Study suggests more people willing to try lab-grown meat and edible insects
A survey into public perceptions of emerging alternative proteins has revealed that a third of UK consumers would try cultured meat, and a quarter would try edible insects.
The study by the Food Standards Agency also found that six in 10 people are willing to try plant-based products, many of which are already on the market.
The FSA said its research also highlights how important food safety is to consumers with it being the top factor in encouraging people to try lab-grown meat or edible insects.
Assurance around food safety is already the main reason people are willing to eat plant-based proteins.
Alternative, or novel, sources of protein for human consumption are an emerging food and are mainly associated with plant proteins, insects and microorganisms.
The report found that awareness of alternative proteins is high amongst consumers, with 90% of respondents reporting that they had heard of plant-based proteins, 80% had heard of edible insects and 78% had heard of lab grown meat.
Over three quarters (77%) of respondents perceived plant-based proteins as being safe to eat compared to half (50%) for edible insects and 3 in 10 (30%) for lab grown meat.
Six in 10 respondents were willing to try plant-based proteins in their diet, the most common reasons were because they thought it was safe to eat (44%) and for health reasons (39%) or environmental or sustainability (36%) reasons.
The biggest barrier to trying plant-based proteins was preference for traditional meats (36%).
Around a third (34%) were willing to try lab grown meat and just over a quarter (26%) willing to try edible insects. Environmental and sustainability were the most common reasons for trying lab-grown meat (40%) and edible insects (31%).
Respondents who were unwilling to try any of the alternative proteins tested were asked whether anything could encourage them to try it. Two in five (42%) reported that nothing could encourage them to try lab grown meat, but over a quarter (27%) could be persuaded if they knew it was safe to eat and 23% if they could trust that it was properly regulated.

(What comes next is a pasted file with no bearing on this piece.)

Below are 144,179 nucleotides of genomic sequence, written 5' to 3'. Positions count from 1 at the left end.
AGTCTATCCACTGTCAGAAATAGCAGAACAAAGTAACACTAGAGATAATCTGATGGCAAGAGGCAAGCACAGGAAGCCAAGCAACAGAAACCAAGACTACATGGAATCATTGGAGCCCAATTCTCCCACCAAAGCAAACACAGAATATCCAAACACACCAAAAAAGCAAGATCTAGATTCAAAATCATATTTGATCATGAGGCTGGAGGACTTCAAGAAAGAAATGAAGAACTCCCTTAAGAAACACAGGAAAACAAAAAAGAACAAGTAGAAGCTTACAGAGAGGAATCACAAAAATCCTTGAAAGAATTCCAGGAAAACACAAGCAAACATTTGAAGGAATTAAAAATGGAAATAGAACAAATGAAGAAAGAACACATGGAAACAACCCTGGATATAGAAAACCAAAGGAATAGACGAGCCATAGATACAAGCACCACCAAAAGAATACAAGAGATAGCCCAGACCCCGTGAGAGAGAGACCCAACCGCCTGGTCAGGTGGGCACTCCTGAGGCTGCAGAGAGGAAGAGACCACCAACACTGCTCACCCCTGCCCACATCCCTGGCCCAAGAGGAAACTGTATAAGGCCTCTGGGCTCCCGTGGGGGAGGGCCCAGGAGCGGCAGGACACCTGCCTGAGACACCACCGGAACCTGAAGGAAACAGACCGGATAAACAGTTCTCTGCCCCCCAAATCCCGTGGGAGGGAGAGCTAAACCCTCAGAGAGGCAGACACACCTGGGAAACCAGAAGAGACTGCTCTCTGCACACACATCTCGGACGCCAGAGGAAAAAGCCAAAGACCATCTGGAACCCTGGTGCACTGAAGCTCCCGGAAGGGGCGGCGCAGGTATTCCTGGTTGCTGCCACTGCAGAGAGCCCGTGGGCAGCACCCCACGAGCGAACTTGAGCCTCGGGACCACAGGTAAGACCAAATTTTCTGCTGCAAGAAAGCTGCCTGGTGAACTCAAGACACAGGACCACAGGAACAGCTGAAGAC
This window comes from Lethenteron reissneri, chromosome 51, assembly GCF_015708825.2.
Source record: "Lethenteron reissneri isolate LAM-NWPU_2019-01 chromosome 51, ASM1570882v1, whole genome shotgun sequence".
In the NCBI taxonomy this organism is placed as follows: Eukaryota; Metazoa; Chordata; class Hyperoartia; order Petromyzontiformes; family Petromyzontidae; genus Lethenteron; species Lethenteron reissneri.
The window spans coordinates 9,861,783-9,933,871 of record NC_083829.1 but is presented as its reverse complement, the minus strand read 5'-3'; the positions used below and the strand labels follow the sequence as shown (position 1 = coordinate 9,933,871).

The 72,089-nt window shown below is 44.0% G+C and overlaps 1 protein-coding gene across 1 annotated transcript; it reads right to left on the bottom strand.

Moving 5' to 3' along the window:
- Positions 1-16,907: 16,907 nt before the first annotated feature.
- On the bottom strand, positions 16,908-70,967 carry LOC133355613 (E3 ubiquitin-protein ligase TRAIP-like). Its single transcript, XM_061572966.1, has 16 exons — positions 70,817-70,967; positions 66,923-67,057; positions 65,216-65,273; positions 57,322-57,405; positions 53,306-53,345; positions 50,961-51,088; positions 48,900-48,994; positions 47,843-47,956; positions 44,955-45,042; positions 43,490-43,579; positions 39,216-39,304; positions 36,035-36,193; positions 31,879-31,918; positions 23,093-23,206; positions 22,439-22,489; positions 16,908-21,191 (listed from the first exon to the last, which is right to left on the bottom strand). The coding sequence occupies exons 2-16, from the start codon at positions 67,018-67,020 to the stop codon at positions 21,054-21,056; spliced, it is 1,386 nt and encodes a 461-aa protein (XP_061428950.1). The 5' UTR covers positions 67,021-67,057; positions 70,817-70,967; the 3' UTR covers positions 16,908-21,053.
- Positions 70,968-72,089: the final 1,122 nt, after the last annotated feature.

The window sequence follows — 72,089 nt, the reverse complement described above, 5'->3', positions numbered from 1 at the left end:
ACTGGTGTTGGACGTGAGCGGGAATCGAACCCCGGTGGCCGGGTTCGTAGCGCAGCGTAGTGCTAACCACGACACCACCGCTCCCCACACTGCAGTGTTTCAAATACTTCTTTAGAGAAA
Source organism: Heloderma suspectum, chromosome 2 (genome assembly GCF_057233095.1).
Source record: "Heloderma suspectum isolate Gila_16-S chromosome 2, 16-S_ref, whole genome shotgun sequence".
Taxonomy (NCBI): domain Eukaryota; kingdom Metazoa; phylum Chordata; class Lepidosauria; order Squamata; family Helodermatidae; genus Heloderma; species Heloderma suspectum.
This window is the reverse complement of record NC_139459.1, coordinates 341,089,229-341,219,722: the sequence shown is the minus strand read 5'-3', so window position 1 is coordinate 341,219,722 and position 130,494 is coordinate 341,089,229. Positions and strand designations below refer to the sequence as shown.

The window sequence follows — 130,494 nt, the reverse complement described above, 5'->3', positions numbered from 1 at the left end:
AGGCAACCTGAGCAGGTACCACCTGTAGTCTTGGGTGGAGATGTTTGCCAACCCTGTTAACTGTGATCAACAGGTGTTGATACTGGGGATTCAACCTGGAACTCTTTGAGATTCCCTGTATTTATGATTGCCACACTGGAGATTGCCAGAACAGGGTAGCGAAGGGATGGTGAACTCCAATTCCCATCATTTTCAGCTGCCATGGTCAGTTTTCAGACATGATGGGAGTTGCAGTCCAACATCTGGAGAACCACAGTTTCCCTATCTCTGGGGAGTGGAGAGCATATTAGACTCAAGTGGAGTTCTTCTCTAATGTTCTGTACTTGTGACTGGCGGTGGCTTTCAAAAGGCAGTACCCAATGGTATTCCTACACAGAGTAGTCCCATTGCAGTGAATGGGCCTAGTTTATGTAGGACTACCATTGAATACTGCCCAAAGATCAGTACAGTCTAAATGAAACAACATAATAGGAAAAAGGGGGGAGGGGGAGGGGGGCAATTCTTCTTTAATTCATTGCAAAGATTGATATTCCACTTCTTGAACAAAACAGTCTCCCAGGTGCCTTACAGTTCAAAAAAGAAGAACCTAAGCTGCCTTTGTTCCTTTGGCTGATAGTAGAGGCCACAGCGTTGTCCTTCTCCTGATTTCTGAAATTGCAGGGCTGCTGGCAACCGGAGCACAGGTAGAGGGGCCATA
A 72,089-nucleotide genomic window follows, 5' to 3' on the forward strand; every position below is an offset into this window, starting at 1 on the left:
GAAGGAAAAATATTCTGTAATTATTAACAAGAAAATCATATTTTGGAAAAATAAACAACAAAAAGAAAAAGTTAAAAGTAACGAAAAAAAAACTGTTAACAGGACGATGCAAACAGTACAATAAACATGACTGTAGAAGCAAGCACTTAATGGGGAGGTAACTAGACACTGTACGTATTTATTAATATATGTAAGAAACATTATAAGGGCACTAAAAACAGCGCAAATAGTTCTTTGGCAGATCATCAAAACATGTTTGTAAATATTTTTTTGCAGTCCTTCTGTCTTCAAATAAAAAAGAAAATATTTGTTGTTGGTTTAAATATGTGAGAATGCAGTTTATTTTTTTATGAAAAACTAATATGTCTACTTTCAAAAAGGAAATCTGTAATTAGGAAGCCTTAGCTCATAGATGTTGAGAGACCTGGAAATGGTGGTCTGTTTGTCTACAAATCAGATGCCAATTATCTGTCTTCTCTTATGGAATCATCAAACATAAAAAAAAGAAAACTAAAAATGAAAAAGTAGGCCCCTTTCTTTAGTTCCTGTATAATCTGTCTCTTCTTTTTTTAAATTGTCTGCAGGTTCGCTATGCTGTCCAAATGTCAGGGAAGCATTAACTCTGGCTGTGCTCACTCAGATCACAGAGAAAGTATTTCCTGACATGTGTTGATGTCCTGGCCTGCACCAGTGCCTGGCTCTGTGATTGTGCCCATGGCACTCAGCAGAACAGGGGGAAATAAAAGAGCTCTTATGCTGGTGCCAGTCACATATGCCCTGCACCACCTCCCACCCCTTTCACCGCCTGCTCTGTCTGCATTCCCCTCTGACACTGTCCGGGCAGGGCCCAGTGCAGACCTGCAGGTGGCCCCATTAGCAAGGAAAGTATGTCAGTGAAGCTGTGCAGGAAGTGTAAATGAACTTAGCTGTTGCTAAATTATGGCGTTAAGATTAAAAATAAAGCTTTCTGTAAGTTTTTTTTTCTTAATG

The majority (67%) reported that nothing could make them try edible insects. One in eight (13%) could be persuaded if they knew it was safe to eat and 11% if they looked appetising.
The FSA said it will be looking to bring together key industry stakeholders later this year to consider how businesses can be supported in entering this market and guide them through the FSA’s existing regulatory framework and risk analysis process for the introduction of new food products.
Professor Robin May, chief scientific adviser at the FSA, said: “Our priority is to protect consumer interests by ensuring food is safe and what it says it is through a robust scientific process. We recognise the potential of alternative proteins for improving dietary health and as part of a sustainable food system.
“This important survey highlights that, while many consumers are considering trying alternative proteins, they will quite rightly only do so if they are confident that these products are safe and properly regulated.
“Consequently, we are working closely with businesses and trade bodies to ensure they make effective use of the FSA’s existing regulatory framework so that consumers can benefit from innovative food products whilst still having full confidence in their safety.”
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